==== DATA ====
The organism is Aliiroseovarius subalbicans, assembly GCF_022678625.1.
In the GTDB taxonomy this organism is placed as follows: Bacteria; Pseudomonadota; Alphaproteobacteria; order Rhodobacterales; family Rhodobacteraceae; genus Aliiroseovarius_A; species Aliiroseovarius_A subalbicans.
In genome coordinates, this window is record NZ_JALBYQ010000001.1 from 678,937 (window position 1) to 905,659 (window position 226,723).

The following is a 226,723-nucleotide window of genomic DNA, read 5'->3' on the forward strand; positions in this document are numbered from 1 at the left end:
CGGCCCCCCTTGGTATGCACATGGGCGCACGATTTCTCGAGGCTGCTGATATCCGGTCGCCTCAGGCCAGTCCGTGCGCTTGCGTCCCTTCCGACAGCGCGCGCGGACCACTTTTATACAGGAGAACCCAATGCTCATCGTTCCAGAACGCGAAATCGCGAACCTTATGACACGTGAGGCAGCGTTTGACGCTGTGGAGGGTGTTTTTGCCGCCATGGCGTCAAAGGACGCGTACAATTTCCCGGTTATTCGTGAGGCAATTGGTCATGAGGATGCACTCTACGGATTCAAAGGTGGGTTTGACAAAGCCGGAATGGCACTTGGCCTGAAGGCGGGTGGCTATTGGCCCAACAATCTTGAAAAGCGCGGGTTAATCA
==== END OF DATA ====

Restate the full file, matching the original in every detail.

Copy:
The organism is Aliiroseovarius subalbicans, assembly GCF_022678625.1.
In the GTDB taxonomy this organism is placed as follows: Bacteria; Pseudomonadota; Alphaproteobacteria; order Rhodobacterales; family Rhodobacteraceae; genus Aliiroseovarius_A; species Aliiroseovarius_A subalbicans.
In genome coordinates, this window is record NZ_JALBYQ010000001.1 from 678,937 (window position 1) to 905,659 (window position 226,723).

The following is a 226,723-nucleotide window of genomic DNA, read 5'->3' on the forward strand; positions in this document are numbered from 1 at the left end:
CGGCCCCCCTTGGTATGCACATGGGCGCACGATTTCTCGAGGCTGCTGATATCCGGTCGCCTCAGGCCAGTCCGTGCGCTTGCGTCCCTTCCGACAGCGCGCGCGGACCACTTTTATACAGGAGAACCCAATGCTCATCGTTCCAGAACGCGAAATCGCGAACCTTATGACACGTGAGGCAGCGTTTGACGCTGTGGAGGGTGTTTTTGCCGCCATGGCGTCAAAGGACGCGTACAATTTCCCGGTTATTCGTGAGGCAATTGGTCATGAGGATGCACTCTACGGATTCAAAGGTGGGTTTGACAAAGCCGGAATGGCACTTGGCCTGAAGGCGGGTGGCTATTGGCCCAACAATCTTGAAAAGCGCGGGTTAATCA